2, 3 As we have heretofore stated, there is no clear-cut precedential authority in our State on the question involved in this appeal, however, we are of the opinion that our reviewing courts> in determining similar issues have concluded that a judgment creditor does not have the right to garnishee money in the possession of an officer or agent of the court. We believe that this determination is a sound one since such money as long as it remains in the possession of a public official, to-wit, a circuit clerk, is deemed to be property or funds in custodia legis and not subject to garnishment. We are also of the opinion that to hold otherwise could, as our supreme court has stated, lead to inconvenience, delay, litigation, and frequently bring different judicial tribunals into collision with each other. Further, to permit a clerk holding bail bond money of an accused to be garnisheed by a judgment creditor of the accused would tend to thrust our judicial system into the midst of collection agency problems and the purpose of a bail bond, being the securing of the presence of a defendant before the court, would be undermined if the defendant realized he could not hope to recover his bail bond money even if he complied with the terms of his bond.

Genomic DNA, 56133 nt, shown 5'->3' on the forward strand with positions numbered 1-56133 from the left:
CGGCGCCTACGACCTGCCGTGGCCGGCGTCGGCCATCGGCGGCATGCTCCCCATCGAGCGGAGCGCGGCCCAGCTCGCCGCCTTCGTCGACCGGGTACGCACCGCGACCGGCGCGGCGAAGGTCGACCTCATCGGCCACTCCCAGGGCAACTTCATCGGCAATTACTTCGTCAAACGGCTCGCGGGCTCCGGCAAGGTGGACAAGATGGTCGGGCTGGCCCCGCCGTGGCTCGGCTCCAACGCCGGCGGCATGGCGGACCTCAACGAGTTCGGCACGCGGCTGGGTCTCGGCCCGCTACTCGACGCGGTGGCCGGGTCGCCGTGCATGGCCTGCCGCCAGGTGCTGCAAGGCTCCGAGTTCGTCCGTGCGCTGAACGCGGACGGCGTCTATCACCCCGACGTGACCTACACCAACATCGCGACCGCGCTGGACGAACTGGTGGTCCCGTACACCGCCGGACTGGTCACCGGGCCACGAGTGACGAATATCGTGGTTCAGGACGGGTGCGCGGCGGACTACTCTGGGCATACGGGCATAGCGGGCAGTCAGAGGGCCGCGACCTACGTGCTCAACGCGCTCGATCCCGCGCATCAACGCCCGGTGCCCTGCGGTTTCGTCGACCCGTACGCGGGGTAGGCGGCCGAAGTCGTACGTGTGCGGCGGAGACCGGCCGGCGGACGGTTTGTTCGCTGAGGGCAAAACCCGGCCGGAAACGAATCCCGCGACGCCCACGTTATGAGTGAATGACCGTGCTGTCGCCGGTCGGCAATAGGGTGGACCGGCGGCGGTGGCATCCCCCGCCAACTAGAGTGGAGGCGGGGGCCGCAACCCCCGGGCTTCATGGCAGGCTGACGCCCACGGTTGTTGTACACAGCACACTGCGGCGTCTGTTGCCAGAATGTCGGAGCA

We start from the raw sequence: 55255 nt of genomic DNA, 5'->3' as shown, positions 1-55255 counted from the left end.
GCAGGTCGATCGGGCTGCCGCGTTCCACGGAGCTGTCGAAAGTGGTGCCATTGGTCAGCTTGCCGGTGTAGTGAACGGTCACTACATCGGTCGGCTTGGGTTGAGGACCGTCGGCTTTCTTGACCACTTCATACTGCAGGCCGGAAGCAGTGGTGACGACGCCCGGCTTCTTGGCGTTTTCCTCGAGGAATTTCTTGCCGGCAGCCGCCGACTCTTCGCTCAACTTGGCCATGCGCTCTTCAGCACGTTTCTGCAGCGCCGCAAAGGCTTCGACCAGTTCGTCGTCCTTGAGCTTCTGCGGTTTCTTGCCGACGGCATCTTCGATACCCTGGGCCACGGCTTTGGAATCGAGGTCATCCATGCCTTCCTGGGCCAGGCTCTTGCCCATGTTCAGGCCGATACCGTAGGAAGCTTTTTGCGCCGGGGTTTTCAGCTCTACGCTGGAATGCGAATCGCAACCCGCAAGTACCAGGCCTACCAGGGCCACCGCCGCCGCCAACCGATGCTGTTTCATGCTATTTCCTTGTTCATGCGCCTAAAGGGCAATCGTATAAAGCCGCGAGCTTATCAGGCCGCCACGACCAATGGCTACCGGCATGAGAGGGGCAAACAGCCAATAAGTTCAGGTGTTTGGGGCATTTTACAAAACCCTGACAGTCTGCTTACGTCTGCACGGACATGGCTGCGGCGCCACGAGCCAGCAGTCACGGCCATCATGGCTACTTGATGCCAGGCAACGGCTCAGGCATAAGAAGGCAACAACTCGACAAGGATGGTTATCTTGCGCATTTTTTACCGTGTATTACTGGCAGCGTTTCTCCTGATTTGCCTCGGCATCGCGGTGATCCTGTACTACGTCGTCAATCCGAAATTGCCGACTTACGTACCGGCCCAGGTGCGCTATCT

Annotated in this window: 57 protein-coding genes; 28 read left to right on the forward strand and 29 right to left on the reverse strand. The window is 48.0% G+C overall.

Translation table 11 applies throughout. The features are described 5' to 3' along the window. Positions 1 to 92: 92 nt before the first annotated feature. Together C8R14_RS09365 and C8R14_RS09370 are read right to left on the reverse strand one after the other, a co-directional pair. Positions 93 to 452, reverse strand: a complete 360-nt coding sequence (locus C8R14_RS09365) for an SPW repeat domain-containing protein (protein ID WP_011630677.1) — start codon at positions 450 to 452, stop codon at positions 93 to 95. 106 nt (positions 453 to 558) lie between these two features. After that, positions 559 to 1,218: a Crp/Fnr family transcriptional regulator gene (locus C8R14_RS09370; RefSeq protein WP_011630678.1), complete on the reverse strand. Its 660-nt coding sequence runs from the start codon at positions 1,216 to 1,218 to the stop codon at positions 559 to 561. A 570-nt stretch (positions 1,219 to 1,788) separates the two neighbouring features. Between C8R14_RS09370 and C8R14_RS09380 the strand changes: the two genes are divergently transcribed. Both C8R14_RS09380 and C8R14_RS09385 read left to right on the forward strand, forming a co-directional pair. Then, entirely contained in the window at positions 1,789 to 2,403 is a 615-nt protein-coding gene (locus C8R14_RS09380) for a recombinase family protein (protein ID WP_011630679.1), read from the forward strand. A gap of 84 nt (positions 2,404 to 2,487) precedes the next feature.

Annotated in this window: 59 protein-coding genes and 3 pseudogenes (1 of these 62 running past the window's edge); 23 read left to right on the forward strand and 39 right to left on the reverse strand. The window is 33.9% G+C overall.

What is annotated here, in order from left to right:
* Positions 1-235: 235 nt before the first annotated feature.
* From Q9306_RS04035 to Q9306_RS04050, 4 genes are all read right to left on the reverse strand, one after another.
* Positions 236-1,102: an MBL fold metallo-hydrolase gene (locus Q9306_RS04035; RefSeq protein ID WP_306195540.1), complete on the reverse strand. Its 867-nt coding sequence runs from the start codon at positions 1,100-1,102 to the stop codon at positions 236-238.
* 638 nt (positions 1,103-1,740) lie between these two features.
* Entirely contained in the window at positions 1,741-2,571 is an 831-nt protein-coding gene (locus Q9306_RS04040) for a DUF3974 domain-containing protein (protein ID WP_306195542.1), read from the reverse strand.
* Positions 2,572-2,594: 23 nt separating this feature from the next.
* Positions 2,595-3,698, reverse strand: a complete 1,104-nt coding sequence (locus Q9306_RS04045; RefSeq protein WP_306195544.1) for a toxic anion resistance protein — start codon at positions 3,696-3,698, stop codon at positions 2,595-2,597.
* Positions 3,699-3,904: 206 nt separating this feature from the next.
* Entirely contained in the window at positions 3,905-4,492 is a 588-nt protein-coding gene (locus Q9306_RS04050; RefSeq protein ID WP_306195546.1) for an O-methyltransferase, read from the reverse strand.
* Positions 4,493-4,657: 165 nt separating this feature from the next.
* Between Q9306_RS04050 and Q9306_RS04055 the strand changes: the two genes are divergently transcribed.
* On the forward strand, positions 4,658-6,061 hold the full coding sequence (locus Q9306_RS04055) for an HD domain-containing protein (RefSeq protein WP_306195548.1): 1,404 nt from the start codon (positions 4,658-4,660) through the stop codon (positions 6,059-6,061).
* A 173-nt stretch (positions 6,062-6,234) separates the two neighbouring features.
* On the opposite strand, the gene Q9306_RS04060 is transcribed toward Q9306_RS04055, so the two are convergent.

For the reasons stated the judgment of the circuit court of Rock Island County is affirmed.
ALLOY, P.J., concurs.
Mr. JUSTICE BARRY, dissenting:
The majority opinion summarizes the state of the law on this subject, reciting not only what is the law, but also what has been the law for a very long time. Nevertheless, I believe the majority decision is incorrect in the light of our recent opinion in People v. Cox (3d Dist. 1977), 48 Ill. App.3d 499, 363 N.E.2d 389.
In Cox we decided that the State can, in effect, garnishee any bail bond moneys put up by a defendant, less costs, to pay a debt owing the State. The debt in that case resulted when the defendant failed to appear in court after posting a bail bond. Subsequently, after having another bail bond posted for him by his mother, the defendant appeared in court, thereby satisfying the bond. The second bail bond deposit, less costs, was attached by the court system to satisfy, in part, the amount due and owing by the defendant for breaching the initial bond. We reached this result in spite of the evidence that the defendant's mother had put up the second bail bond deposit for the defendant.